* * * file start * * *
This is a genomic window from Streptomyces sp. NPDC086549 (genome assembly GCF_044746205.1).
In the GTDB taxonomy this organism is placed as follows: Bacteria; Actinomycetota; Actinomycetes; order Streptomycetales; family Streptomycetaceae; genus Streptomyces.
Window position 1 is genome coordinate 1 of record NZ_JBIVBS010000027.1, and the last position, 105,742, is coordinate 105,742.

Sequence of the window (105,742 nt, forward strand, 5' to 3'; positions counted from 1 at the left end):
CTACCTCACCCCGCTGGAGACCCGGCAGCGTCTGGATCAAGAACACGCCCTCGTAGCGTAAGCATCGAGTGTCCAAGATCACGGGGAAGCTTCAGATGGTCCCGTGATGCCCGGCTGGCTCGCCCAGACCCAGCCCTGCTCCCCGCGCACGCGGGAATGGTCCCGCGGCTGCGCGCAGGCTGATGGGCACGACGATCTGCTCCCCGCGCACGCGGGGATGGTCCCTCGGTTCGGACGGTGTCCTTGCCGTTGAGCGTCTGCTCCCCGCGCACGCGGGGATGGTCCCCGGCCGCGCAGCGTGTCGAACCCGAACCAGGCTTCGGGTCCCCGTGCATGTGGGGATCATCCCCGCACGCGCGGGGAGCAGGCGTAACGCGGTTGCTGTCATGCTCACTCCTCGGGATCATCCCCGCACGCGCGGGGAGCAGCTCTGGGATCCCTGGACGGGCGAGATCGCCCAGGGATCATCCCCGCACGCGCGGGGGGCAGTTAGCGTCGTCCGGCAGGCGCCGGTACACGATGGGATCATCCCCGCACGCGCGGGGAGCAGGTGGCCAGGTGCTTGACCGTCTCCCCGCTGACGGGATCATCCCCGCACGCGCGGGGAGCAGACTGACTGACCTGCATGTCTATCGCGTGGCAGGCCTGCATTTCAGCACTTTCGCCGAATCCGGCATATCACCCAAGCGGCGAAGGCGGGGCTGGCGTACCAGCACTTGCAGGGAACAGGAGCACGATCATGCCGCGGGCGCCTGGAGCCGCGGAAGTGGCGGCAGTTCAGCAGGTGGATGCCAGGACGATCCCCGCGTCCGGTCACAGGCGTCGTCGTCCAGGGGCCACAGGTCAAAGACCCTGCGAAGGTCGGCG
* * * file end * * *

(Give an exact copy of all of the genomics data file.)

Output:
This is a genomic window from Streptomyces sp. NPDC086549 (genome assembly GCF_044746205.1).
In the GTDB taxonomy this organism is placed as follows: Bacteria; Actinomycetota; Actinomycetes; order Streptomycetales; family Streptomycetaceae; genus Streptomyces.
Window position 1 is genome coordinate 1 of record NZ_JBIVBS010000027.1, and the last position, 105,742, is coordinate 105,742.

Sequence of the window (105,742 nt, forward strand, 5' to 3'; positions counted from 1 at the left end):
CTACCTCACCCCGCTGGAGACCCGGCAGCGTCTGGATCAAGAACACGCCCTCGTAGCGTAAGCATCGAGTGTCCAAGATCACGGGGAAGCTTCAGATGGTCCCGTGATGCCCGGCTGGCTCGCCCAGACCCAGCCCTGCTCCCCGCGCACGCGGGAATGGTCCCGCGGCTGCGCGCAGGCTGATGGGCACGACGATCTGCTCCCCGCGCACGCGGGGATGGTCCCTCGGTTCGGACGGTGTCCTTGCCGTTGAGCGTCTGCTCCCCGCGCACGCGGGGATGGTCCCCGGCCGCGCAGCGTGTCGAACCCGAACCAGGCTTCGGGTCCCCGTGCATGTGGGGATCATCCCCGCACGCGCGGGGAGCAGGCGTAACGCGGTTGCTGTCATGCTCACTCCTCGGGATCATCCCCGCACGCGCGGGGAGCAGCTCTGGGATCCCTGGACGGGCGAGATCGCCCAGGGATCATCCCCGCACGCGCGGGGGGCAGTTAGCGTCGTCCGGCAGGCGCCGGTACACGATGGGATCATCCCCGCACGCGCGGGGAGCAGGTGGCCAGGTGCTTGACCGTCTCCCCGCTGACGGGATCATCCCCGCACGCGCGGGGAGCAGACTGACTGACCTGCATGTCTATCGCGTGGCAGGCCTGCATTTCAGCACTTTCGCCGAATCCGGCATATCACCCAAGCGGCGAAGGCGGGGCTGGCGTACCAGCACTTGCAGGGAACAGGAGCACGATCATGCCGCGGGCGCCTGGAGCCGCGGAAGTGGCGGCAGTTCAGCAGGTGGATGCCAGGACGATCCCCGCGTCCGGTCACAGGCGTCGTCGTCCAGGGGCCACAGGTCAAAGACCCTGCGAAGGTCGGCG